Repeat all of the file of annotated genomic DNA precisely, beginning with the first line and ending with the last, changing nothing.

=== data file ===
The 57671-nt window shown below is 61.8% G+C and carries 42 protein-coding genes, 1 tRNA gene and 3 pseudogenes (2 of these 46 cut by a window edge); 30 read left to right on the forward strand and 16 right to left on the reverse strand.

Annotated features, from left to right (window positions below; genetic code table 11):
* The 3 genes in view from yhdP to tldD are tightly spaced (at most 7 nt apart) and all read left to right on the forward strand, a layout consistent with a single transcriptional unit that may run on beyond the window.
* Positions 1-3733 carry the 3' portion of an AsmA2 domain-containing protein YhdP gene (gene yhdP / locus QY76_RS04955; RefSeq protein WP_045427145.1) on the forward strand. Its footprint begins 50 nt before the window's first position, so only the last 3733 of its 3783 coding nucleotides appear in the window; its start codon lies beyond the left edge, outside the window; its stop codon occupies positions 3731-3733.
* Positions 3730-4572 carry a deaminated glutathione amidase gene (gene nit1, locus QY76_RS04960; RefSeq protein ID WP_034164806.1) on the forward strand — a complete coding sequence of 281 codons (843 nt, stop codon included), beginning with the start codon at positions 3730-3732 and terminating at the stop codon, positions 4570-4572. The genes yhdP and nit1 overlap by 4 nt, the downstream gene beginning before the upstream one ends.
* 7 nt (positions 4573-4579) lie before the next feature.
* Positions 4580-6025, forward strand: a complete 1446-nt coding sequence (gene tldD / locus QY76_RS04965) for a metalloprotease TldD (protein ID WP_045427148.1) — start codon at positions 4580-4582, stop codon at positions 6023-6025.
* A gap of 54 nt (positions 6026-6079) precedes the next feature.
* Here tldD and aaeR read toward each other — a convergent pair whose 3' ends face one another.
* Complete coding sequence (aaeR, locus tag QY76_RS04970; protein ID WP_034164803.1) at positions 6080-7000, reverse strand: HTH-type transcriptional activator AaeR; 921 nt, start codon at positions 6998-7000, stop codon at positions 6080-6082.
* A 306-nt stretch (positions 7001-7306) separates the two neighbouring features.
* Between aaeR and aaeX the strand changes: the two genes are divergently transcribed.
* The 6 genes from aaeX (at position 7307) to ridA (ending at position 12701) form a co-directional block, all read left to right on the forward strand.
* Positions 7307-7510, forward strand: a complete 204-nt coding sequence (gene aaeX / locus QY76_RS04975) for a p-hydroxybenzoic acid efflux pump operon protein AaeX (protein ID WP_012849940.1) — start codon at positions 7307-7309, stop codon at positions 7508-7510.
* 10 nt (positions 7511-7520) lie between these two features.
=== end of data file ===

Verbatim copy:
The 57671-nt window shown below is 61.8% G+C and carries 42 protein-coding genes, 1 tRNA gene and 3 pseudogenes (2 of these 46 cut by a window edge); 30 read left to right on the forward strand and 16 right to left on the reverse strand.

Annotated features, from left to right (window positions below; genetic code table 11):
* The 3 genes in view from yhdP to tldD are tightly spaced (at most 7 nt apart) and all read left to right on the forward strand, a layout consistent with a single transcriptional unit that may run on beyond the window.
* Positions 1-3733 carry the 3' portion of an AsmA2 domain-containing protein YhdP gene (gene yhdP / locus QY76_RS04955; RefSeq protein WP_045427145.1) on the forward strand. Its footprint begins 50 nt before the window's first position, so only the last 3733 of its 3783 coding nucleotides appear in the window; its start codon lies beyond the left edge, outside the window; its stop codon occupies positions 3731-3733.
* Positions 3730-4572 carry a deaminated glutathione amidase gene (gene nit1, locus QY76_RS04960; RefSeq protein ID WP_034164806.1) on the forward strand — a complete coding sequence of 281 codons (843 nt, stop codon included), beginning with the start codon at positions 3730-3732 and terminating at the stop codon, positions 4570-4572. The genes yhdP and nit1 overlap by 4 nt, the downstream gene beginning before the upstream one ends.
* 7 nt (positions 4573-4579) lie before the next feature.
* Positions 4580-6025, forward strand: a complete 1446-nt coding sequence (gene tldD / locus QY76_RS04965) for a metalloprotease TldD (protein ID WP_045427148.1) — start codon at positions 4580-4582, stop codon at positions 6023-6025.
* A gap of 54 nt (positions 6026-6079) precedes the next feature.
* Here tldD and aaeR read toward each other — a convergent pair whose 3' ends face one another.
* Complete coding sequence (aaeR, locus tag QY76_RS04970; protein ID WP_034164803.1) at positions 6080-7000, reverse strand: HTH-type transcriptional activator AaeR; 921 nt, start codon at positions 6998-7000, stop codon at positions 6080-6082.
* A 306-nt stretch (positions 7001-7306) separates the two neighbouring features.
* Between aaeR and aaeX the strand changes: the two genes are divergently transcribed.
* The 6 genes from aaeX (at position 7307) to ridA (ending at position 12701) form a co-directional block, all read left to right on the forward strand.
* Positions 7307-7510, forward strand: a complete 204-nt coding sequence (gene aaeX / locus QY76_RS04975) for a p-hydroxybenzoic acid efflux pump operon protein AaeX (protein ID WP_012849940.1) — start codon at positions 7307-7309, stop codon at positions 7508-7510.
* 10 nt (positions 7511-7520) lie between these two features.